Private schools and post-16 colleges bring international boom to the UK economy

2nd August 2013 at 11:25

While schools have been spared the most severe funding cuts since the coalition came to power in 2010, the post-16 sector has borne the brunt of Chancellor George Osborne’s austerity measures.

The independent sector, too, has suffered as a result of wider economic problems, reporting a drop in student numbers this year.

But a report published today by the Department for Business, Innovation and Skills suggests that, aside from universities, these could well be the two most valuable education sectors in the UK economy. New figures in the document, International Education Strategy: Global Growth and Prosperity reveal just how lucrative colleges and private schools are.

The report estimates that foreign students attending independent schools were worth £620 million to the economy in 2011, through their fees and living expenses. Further education colleges raked in even more the UK from overseas students - more than £1.1 billion in total, including £320 million in tuition fees and £810 million through students’ living costs.

And this is only part of the story: the country received an additional £1 billion through the schools and campuses that its institutions run abroad. British schools in other countries were worth a whopping £960 million, with £30 million more coming from colleges’ overseas sites. With substantially more colleges looking to expand their overseas provision to maximise their income in the coming years - not least through the Association of Colleges in India initiative and recently approved plans for an all-female college in Saudi Arabia - this figure is expected to increase dramatically.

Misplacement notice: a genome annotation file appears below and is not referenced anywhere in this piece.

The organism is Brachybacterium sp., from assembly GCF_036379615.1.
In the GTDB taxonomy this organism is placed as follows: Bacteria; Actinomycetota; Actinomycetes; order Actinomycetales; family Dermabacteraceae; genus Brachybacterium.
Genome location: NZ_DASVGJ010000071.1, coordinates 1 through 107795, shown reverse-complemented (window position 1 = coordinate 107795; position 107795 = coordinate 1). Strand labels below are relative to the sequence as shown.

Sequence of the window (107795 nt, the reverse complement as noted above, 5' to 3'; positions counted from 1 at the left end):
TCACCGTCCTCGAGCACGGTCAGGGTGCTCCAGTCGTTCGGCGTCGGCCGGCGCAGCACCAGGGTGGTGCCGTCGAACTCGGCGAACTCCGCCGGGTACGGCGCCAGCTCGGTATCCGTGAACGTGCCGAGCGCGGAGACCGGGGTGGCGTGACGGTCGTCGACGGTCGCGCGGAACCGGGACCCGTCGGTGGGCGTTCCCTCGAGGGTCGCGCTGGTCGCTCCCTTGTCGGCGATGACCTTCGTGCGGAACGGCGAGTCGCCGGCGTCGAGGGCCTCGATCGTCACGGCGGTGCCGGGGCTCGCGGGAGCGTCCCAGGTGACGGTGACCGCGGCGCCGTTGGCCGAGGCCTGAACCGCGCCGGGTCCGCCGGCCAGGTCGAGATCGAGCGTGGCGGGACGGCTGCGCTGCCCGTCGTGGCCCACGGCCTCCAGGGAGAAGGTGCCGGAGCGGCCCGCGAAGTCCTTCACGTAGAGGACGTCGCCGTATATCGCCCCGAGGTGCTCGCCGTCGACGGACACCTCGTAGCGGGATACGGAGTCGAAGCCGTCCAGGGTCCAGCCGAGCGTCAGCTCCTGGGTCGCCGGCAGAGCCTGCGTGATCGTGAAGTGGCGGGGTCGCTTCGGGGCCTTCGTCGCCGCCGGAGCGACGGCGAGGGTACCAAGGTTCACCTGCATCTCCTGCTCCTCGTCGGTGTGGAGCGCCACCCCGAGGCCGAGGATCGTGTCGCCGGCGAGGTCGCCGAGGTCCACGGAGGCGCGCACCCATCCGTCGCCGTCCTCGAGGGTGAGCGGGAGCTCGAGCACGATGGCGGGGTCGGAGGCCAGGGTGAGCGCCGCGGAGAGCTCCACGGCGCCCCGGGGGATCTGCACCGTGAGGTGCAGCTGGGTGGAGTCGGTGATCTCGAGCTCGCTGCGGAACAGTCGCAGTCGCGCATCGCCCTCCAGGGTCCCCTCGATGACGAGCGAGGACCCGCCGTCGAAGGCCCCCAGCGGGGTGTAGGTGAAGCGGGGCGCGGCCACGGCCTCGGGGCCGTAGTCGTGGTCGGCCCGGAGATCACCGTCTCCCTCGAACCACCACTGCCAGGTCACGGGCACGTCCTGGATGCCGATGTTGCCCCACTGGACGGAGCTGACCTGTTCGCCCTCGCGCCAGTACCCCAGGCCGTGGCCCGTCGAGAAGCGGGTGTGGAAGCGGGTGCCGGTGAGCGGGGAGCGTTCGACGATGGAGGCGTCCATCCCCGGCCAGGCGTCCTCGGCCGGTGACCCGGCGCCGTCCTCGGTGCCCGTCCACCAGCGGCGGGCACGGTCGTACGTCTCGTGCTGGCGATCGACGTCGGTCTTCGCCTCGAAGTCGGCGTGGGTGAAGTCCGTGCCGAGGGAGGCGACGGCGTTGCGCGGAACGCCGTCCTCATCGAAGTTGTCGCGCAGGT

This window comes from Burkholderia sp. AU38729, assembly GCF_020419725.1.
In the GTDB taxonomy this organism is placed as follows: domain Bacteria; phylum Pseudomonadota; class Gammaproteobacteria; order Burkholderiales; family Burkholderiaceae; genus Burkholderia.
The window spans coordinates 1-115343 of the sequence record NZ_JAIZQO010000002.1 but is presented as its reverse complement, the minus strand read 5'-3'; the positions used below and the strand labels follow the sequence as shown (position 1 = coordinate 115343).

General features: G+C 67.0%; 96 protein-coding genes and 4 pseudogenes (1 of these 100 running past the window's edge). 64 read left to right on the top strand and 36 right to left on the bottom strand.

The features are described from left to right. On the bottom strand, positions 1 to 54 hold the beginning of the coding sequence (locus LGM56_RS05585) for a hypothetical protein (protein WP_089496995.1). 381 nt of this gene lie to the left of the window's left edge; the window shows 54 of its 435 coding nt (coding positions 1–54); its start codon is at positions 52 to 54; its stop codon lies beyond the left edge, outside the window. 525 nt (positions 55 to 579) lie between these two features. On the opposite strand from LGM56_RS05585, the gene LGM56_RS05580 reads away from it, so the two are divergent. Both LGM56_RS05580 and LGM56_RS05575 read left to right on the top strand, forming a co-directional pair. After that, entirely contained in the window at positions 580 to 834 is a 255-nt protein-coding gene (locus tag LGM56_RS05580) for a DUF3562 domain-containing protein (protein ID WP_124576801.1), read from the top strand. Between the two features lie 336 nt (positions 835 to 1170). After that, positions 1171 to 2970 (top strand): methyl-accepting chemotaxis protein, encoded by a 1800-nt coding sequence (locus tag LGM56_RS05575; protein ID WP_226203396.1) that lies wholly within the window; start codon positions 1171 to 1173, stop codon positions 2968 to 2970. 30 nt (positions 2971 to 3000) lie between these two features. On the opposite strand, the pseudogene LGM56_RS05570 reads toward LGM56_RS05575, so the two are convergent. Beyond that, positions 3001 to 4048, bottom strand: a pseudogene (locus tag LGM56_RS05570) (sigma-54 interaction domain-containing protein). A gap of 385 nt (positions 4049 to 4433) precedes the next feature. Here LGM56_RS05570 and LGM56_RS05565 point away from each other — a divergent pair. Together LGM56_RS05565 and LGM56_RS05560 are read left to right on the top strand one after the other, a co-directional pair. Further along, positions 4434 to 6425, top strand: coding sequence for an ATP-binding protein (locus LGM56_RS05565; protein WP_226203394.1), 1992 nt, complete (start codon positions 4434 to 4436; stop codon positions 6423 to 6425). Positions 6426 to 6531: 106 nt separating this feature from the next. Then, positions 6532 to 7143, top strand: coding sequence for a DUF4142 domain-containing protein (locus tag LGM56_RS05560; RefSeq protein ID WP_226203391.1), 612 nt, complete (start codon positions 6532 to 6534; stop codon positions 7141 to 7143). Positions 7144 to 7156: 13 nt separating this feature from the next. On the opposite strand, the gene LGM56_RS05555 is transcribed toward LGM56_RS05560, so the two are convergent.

While most of the focus at the report launch at Pearson headquarters in London this morning was on the ambitions for the university sector to attract 90,000 extra foreign university students by 2018, the school and college sectors are confident they, too, could be on to a winner.

Association of Colleges chief executive Martin Doel said: “China is also looking to learn from England’s apprenticeships and Colombia and Brazil - to name but two - aren’t far behind them…This demonstrates how further education colleges are able to bring their vocational expertise to the fore and train teaching staff in these countries.”

Christopher Ray, chairman of the Headmasters’ and Headmistresses’ Conference, was equally positive - not surprisingly, given that he will soon be leaving the Manchester Grammar School to become principal of the British School Al Khubairat in Abu Dhabi.

“The values of an outstanding liberal education of the kind developed in British independent schools has worldwide appeal and it is good to see this contribution being recognised in government,” he said. “It is a cultural as well as an economic benefit for the nation and one which will surely grow in the coming years.”


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